Posts

Digital Photography Workflow

I revised my workflow for digital photography largely as a result of reading Peter Krogh’s book on Digital Asset Management for Photographers. During the Christmas break, I have been going back on my images to bring the archive into better order.

Here is a quick overview of my workflow.

Directory Structure

My archive is maintained on my primary computer with a backup copy on an external hard drive and DVDs.

The directory structure is pretty simple. In my Pictures folder, I have a master folder for my photography archive. The first subfolder is the year. The next subfolder is a container for five folders which will hold DNG files, Print output files, PSD files, RAW files and Web output files:

Pictures
–> Photography
—-> YYYY
——> YYYYMMDD_description
——–> DNG Files
——–> Print Output
——–> PSD Files
——–> RAW Files
——–> Web Output

The files follow a specific naming convention: RCYYYYMMDD_description.ext

Digital Workflow 1

Step 1. Image Transfer

The first step of the workflow is to transfer the images from my camera to the computer. As I usually shoot RAW, I transfer the images to the appropriate RAW Files folder. I then make a backup of the RAW images to DVD and to an external hard drive.

Step 2. Image Naming, Rating, Metadata and Keywording

The next step of the workflow is to rename the RAW files, rate images, populate the metadata and provide keywords. I use Adobe’s Bridge for this part of the workflow.

The RAW files were named by the camera when the image was first captured. I rename all the RAW files using the naming convention RCYYYYMMDD_description. As I use a Nikon rig, the files retain the .NEF extension.

I then assess each image and provide a rating. No star means no rating. 1 star warrants further processing and a 2 star rating represents a strong image. I rarely provide a 3 star rating unless the image is particularly outstanding.

All images are populated with basic metadata including my name and copyright. Each image will also receive a set of keywords. For example, a sunset shot of a lake might include the following keywords: Lake, Georgian Bay, Ontario, Sunset, Shoreline.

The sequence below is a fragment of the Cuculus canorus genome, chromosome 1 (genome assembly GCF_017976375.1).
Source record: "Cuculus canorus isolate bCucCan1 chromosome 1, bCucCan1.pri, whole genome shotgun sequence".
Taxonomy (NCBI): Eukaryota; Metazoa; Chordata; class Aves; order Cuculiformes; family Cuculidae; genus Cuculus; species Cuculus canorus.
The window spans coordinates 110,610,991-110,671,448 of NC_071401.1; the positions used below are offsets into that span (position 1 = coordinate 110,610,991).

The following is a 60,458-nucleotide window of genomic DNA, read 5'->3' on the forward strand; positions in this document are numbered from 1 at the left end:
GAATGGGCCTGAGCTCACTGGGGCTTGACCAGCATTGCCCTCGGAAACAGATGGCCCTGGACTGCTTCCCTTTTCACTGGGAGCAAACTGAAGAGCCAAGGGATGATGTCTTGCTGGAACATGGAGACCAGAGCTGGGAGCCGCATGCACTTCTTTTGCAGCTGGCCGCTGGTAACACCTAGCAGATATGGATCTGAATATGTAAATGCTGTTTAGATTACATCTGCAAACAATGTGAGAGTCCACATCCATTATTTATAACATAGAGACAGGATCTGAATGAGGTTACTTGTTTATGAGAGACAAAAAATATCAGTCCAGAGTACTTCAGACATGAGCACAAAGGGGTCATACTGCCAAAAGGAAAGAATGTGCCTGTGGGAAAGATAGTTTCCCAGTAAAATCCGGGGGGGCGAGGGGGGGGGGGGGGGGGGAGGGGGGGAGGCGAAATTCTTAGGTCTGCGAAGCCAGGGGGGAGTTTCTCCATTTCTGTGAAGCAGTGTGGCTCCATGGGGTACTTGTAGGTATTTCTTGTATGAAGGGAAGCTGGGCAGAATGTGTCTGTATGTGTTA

Step 3. RAW File Conversion

As RAW files are specific to a particular model of camera, I use Adobe’s conversion tool to create a set of .DNG files. In essence, this conversion preserves the original RAW file but in an open standard. The DNG files are stored in the DNG Files folder.

Step 4. Image Processing

Candidate images are reviewed for further processing in Photoshop. At this point in the workflow, I am working from the .DNG files. Generally, I process all 2 star and higher images. Processing varies by image but I usually deal with black and white levels, curves and color. Once I have the imaged processed and ready for output, I save a working copy to the PSD Files folder. This folder contains a Photoshop file that is ready for output processing.

Step 5. Output Processing

Images are then identified for output processing. I use the PSD files for image output. I usually process images for print and the web. Print files are saved in the Print Output folder and web files are saved in the Web Output folder.  I use Photoshop to crop and size the images and sharpen the images for the specific output.

Step 6. Image Catalog

I add the DNG files to my image catalog. I currently use Microsoft’s Expression Media as my image catalog software. An image catalog software is a robust tool which allows you to quickly locate and group images. If someone were to ask me to produce a set of my best waterfall images taken in winter and taken in Ontario, the image catalog software can quickly pull all of those images together. I don’t have to remember where in my directory those images might live. As my supporting files live alongside the DNG files, I don’t need to add the rest of the filetypes (e.g., .NEF, .PSD, .JPEG) to the catalog.

Digital photography can create many thousands of images. Without a disciplined method to transfer, backup, organize, process and catolog images, then those captures are at risk. Something to consider if you are serious about your photography.